Calls for faster action on button batteries ahead of review

Next year the Government will receive a review of our current product safety policy statement for button batteries.

And while we wait, the Australian federal government has already tightened its rules.

Button batteries are found in household items and toys, they're small and easy to ingest, and the outcome can be fatal.

What looks like an innocent children's book, could become a death trap. Button batteries make toys more fun until they're swallowed.

"They're a scary item to have around children. I feel that if I was to have one in the house and it was to get into his hands I would be frightened especially if he swallowed it," mother Kimberley Guy told Newshub.

As well as being a choking hazard, button batteries can burn a hole in the tissue of a child's throat in as little as two hours.

The Australian federal government is helping to prevent this by introducing stricter safety rules.

It follows one mother's tireless seven-year fight after her 14-month-old died from swallowing a button battery.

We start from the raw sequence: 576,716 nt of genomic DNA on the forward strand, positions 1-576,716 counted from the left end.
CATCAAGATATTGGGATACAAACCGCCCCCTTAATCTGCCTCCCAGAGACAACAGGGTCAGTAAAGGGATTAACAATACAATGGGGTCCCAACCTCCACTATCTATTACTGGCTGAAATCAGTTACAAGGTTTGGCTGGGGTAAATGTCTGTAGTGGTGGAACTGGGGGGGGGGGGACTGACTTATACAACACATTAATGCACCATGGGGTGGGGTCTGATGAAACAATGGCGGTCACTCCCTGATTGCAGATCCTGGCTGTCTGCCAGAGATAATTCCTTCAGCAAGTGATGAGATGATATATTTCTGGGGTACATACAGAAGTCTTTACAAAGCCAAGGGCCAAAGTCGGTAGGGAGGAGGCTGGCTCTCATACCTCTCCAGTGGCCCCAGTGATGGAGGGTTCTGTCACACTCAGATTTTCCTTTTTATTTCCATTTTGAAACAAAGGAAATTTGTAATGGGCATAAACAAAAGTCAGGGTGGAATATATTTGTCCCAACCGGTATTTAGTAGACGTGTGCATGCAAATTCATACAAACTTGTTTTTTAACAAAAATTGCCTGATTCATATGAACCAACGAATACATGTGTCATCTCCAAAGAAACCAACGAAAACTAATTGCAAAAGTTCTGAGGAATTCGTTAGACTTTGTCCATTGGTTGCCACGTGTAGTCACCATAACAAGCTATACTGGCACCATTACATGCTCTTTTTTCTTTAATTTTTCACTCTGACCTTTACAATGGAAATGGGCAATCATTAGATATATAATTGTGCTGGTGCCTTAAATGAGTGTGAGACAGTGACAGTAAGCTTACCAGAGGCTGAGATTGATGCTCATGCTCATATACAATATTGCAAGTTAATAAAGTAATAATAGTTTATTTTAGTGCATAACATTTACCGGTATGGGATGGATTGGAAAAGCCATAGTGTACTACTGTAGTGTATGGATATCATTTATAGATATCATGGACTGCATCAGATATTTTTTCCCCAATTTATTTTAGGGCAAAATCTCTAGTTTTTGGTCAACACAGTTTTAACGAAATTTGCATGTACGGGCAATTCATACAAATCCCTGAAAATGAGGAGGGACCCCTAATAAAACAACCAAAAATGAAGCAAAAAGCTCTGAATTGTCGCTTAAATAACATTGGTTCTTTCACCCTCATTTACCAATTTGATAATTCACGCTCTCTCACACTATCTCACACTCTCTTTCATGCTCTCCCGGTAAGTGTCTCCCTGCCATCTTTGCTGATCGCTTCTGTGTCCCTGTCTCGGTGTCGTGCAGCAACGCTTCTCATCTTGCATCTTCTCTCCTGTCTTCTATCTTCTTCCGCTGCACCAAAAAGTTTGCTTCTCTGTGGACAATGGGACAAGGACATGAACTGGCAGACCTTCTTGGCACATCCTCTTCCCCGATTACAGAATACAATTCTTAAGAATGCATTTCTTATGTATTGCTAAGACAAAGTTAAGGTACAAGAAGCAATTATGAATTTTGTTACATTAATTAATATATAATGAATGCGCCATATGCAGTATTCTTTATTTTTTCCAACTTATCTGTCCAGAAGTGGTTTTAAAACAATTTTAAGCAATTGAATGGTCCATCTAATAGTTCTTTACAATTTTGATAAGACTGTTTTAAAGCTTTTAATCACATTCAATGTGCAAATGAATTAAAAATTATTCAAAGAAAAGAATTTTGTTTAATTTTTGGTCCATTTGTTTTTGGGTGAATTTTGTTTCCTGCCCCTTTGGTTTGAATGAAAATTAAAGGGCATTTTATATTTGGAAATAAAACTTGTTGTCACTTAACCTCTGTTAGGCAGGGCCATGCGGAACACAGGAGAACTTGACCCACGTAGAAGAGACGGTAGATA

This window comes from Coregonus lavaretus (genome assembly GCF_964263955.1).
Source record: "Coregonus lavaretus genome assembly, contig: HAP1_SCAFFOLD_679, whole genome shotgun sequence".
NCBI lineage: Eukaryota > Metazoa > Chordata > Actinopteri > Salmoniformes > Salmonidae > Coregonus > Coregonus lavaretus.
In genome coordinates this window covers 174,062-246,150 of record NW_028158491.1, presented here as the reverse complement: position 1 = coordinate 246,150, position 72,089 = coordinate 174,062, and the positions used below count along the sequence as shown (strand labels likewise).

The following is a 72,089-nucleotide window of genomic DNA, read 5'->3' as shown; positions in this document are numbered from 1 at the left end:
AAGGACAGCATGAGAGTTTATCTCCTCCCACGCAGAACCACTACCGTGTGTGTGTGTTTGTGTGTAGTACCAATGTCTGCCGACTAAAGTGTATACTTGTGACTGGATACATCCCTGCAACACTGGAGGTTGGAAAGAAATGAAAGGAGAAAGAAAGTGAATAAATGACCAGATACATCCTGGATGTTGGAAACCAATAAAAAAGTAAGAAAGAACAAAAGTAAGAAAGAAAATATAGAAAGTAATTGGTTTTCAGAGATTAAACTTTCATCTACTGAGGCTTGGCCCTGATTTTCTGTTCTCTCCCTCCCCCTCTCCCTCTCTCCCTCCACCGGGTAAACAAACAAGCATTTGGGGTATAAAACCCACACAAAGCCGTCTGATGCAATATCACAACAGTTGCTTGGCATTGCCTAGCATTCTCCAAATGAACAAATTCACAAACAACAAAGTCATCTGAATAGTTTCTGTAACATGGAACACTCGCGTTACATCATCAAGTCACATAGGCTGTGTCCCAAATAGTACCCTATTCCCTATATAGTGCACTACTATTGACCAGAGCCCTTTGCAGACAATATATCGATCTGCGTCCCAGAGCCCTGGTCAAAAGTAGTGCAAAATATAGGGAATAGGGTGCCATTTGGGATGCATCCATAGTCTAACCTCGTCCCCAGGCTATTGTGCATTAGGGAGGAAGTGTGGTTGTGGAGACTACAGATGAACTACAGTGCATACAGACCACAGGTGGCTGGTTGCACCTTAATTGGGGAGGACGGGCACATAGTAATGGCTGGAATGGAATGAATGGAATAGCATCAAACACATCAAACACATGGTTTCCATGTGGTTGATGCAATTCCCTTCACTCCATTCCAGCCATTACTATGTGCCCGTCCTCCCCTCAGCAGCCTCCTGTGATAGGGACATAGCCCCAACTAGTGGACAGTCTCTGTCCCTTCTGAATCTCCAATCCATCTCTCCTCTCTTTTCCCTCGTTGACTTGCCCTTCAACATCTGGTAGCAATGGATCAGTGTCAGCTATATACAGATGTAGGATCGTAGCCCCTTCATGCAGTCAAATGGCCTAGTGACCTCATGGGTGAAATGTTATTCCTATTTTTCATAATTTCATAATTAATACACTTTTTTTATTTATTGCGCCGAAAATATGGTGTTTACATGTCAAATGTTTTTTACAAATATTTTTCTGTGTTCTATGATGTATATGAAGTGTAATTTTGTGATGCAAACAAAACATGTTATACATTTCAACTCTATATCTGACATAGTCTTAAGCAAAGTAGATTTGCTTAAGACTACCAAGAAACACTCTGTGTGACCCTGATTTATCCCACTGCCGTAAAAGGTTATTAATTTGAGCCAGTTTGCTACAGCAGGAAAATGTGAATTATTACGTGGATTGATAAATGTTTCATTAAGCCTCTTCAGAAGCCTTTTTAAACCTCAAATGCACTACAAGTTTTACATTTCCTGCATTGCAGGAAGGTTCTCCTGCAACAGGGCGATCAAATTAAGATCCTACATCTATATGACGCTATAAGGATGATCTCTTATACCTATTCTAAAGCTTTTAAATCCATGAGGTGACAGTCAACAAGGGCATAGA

"I made a promise to her seven years ago I would change things and we wanted these laws and I fought to get them," she said.

In Australia all button batteries need to be in a secure compartment, packaging needs to be child-resistant, and have a warning. Manufacturers could face a fine of up to $10 million if they breach these rules.

Here in New Zealand, Starship says about 20 children are rushed to their emergency department each year because they've swallowed a button battery.

In 2018 the New Zealand Government put pressure on manufacturers and retailers to improve button battery safety.

Four years later and that policy statement's effectiveness at reducing harm is being reviewed. The Minister of Commerce and Consumer Affairs said the review's due to be received early next year.

But Guy wants stricter rules now.

"New Zealand really needs to be looking at what Australia's doing and taking cue from it and following suit," she said.

So children like 11-month-old Wuruhi Stoakes can play carefree.